In 1918, Gandil signed another $4,000 contract (his fifth in a row at that figure) and hit . 271. Over the ensuing winter, there were rumors that Gandil wanted to remain on the West Coast and hopefully manage a PCL team. But that seems doubtful, as Chick quickly re-signed with the Sox at $666.67 per month which, given the reduced 140-game schedule set for the 1919 season, effectively dropped his stipend to $3,500, his lowest wage since 1912.

After the 1919 season, Gandil told a reporter that he wanted to play on the West Coast if he could get his release from Sox owner Comiskey. Gandil claimed that he had been a candidate to manage Seattle but felt that rumors of a World Series fix killed his chances. As he informed vacationing Chicago sportswriter Harry Niely in January 1921, Gandil had been sent a $4,000 contract for the 1920 season by Comiskey. Gandil demanded $6,000. Comiskey countered at $5,000. But Gandil held his ground. Thereafter, Sox club secretary Harry Grabiner wrote that contract negotiations were off.

On April 24, 1920, Comiskey sent Chick a letter notifying him that he had been placed on the club’s suspended list. As it turned out, Chick Gandil’s career in Organized Baseball was now over. Two months later in an interview with sportswriter Harry Grayson, Gandil said, “I have always been an underpaid ballplayer, never got the big money but always gave my all.” In 1919, the only first basemen in the American League making more money than Chick Gandil were George Sisler, Stuffy McInnis, and Wally Pipp, and it would be difficult, if not impossible, to make the case that Chick was their superior.


Lefty Williams had pitched briefly for the Detroit Tigers in 1913-1914, going a combined 1-4 before being sent to the Pacific Coast League. In 1915, Williams went 33-12 with Salt Lake City, leading the league in wins and strikeouts. Acquired by the Chicago White Sox, Williams signed a $3,000 contract and then went 13-7. Given a raise to $3,300 for 1917, he posted a 17-8 mark for the pennant-winning Sox, but took a cut to $3,000 for the 1918 campaign. At first appearance, this appears to make no sense. But Williams’ 1917 log was misleading. His ERA was the worst on the staff, and when possible Chicago starters for the World Series were discussed, Lefty’s name was scarcely mentioned. His 30-15 combined record for his first two seasons was likewise deceptive. His cumulative ERA was 3.28, or about 30% above the Sox staff average, and he had been the beneficiary of exceptional run support – nearly a half-run more than the Sox hurlers as a whole had received. In 1918, Williams was 6-4 when he and backup catcher Byrd Lynn jumped the club, taking a job and playing for the Harlan & Hollingsworth, the Delaware shipyard that would become his off-season place of employment for the next two years.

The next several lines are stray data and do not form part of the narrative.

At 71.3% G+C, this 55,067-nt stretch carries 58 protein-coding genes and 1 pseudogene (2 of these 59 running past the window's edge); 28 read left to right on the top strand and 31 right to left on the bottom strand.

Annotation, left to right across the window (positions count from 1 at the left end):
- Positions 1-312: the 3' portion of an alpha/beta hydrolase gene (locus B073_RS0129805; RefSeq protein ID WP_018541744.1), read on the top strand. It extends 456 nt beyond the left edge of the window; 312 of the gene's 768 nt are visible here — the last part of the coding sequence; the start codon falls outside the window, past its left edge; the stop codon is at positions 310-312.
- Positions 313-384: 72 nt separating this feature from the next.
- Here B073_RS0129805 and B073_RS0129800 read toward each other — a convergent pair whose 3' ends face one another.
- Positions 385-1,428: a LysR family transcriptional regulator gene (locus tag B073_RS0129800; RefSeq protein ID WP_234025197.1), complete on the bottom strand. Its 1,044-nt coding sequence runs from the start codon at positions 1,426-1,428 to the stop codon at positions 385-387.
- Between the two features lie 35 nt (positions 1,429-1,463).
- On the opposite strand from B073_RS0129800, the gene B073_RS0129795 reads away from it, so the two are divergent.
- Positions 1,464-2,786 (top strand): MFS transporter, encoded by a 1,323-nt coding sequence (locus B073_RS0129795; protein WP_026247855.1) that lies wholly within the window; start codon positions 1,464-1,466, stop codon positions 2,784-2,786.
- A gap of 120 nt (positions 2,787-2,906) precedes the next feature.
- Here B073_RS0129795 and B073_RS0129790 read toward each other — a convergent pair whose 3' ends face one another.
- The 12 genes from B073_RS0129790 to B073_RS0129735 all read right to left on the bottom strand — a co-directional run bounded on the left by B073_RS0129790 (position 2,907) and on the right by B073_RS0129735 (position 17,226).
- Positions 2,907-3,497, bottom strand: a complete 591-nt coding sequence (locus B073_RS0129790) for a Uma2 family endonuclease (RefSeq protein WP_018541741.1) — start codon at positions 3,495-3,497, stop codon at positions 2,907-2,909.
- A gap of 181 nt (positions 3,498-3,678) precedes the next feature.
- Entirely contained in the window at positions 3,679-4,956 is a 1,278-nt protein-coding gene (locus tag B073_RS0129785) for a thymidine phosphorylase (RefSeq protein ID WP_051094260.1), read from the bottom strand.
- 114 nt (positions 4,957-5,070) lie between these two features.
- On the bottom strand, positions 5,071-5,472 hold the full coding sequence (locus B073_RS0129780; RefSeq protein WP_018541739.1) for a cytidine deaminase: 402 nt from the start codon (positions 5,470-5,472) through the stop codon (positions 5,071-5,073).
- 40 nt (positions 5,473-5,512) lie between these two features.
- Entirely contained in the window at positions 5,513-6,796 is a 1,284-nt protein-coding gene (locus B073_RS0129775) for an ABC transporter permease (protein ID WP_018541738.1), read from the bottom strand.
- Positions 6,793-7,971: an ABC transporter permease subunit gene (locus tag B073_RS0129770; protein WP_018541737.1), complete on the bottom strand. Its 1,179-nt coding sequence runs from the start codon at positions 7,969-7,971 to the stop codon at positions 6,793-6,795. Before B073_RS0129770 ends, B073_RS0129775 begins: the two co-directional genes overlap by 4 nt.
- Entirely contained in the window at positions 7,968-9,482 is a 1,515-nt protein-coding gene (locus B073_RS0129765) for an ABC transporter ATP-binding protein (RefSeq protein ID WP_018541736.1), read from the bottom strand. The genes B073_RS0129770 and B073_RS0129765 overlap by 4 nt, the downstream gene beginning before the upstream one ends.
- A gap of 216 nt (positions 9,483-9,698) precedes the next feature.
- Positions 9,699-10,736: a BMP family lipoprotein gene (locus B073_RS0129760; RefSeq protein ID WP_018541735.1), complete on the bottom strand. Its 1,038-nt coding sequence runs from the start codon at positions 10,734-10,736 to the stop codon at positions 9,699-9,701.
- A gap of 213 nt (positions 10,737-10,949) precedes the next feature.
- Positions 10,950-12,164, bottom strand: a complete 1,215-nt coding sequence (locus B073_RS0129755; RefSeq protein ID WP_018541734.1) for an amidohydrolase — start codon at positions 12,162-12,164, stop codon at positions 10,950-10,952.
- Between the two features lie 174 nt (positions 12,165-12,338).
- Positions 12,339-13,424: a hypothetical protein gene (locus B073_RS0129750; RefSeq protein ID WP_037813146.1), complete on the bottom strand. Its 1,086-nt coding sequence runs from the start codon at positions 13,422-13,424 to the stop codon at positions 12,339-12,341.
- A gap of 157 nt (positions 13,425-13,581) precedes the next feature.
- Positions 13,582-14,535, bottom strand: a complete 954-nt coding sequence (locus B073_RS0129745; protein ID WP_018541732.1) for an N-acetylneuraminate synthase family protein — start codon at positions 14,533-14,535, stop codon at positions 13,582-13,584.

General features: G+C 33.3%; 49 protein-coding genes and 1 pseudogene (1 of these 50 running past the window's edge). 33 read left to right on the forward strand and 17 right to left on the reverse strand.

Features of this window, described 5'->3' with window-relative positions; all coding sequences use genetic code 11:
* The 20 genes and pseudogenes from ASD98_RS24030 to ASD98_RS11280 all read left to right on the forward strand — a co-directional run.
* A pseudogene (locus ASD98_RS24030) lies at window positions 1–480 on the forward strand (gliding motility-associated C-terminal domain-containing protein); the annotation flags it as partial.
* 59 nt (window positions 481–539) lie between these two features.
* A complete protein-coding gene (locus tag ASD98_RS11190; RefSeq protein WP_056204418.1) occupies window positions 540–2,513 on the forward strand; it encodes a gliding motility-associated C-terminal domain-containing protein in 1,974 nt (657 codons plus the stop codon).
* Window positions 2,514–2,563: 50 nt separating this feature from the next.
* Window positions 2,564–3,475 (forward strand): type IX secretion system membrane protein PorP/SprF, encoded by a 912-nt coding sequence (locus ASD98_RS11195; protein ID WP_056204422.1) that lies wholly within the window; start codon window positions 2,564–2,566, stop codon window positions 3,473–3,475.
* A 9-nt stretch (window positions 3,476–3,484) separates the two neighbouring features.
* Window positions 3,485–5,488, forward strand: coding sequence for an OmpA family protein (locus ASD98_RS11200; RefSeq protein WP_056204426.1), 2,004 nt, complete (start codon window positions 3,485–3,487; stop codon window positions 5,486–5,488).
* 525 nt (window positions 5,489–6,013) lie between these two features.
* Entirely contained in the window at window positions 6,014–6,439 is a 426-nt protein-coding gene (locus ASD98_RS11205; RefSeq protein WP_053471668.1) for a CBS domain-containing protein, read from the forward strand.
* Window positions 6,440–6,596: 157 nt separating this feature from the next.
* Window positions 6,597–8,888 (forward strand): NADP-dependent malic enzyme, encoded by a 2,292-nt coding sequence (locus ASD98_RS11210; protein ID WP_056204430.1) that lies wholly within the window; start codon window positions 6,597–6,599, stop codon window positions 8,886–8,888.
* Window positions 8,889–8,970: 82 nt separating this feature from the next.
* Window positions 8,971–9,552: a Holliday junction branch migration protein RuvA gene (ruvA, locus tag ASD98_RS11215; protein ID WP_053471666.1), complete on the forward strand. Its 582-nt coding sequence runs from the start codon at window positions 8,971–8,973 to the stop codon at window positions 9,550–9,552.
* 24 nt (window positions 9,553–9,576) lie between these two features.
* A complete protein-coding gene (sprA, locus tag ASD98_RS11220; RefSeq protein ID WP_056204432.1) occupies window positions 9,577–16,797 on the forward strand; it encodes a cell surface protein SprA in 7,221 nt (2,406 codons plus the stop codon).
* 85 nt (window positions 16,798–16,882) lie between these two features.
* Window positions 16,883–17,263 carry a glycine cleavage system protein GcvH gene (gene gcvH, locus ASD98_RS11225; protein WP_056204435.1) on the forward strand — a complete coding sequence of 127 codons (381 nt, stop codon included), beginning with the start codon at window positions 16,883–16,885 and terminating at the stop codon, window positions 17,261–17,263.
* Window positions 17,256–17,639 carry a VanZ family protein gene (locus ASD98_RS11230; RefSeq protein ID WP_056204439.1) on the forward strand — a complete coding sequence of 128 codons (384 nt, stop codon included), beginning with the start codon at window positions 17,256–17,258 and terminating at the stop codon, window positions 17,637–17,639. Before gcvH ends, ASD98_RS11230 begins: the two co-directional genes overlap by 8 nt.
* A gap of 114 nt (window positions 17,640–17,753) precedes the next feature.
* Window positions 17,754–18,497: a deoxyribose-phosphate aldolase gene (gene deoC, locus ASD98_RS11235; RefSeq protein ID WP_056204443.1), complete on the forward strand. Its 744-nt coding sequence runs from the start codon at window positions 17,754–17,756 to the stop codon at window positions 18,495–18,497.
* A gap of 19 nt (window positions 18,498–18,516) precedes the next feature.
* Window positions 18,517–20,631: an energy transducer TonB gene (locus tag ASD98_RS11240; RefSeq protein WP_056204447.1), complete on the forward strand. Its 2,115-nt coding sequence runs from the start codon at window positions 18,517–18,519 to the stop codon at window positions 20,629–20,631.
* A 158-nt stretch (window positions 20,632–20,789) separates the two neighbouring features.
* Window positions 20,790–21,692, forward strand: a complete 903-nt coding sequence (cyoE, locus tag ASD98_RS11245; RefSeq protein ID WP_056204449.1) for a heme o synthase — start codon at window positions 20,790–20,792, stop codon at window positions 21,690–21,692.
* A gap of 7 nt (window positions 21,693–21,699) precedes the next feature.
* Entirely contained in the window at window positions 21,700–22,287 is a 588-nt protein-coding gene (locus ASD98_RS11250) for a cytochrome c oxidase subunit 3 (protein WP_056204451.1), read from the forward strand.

While Comiskey had made noises about never letting a defense plant jumper play for his team, Williams made a threat of his own, informing Chicago manager Kid Gleason that he would not rejoin the Sox until the club paid him the $183.16 that Williams claimed to be owed for the first 11 days of June 1918. (Williams’ claim was later considered and rejected by the National Commission.)

Eventually, Lefty re-signed with the Sox for $500 per month on January 29, 1919. This was the same pay rate as 1918, but covered only a 140-game schedule, reducing Williams’ actual 1919 pay to $2,625. The pact, however, contained a $375 bonus clause that would raise Lefty’s total salary back to the $3,000 level if he won 15 games. The parties also entered an off-contract agreement whereby Lefty would receive an additional $500 bonus if he became a 20-game winner. Thus, Williams’ 23-11 mark yielded a career-high $3,500 in 1919. Williams had pitched well that season, with his 2.64 ERA being nearly a half-run under the staff norm, but his run support remained the highest on the club.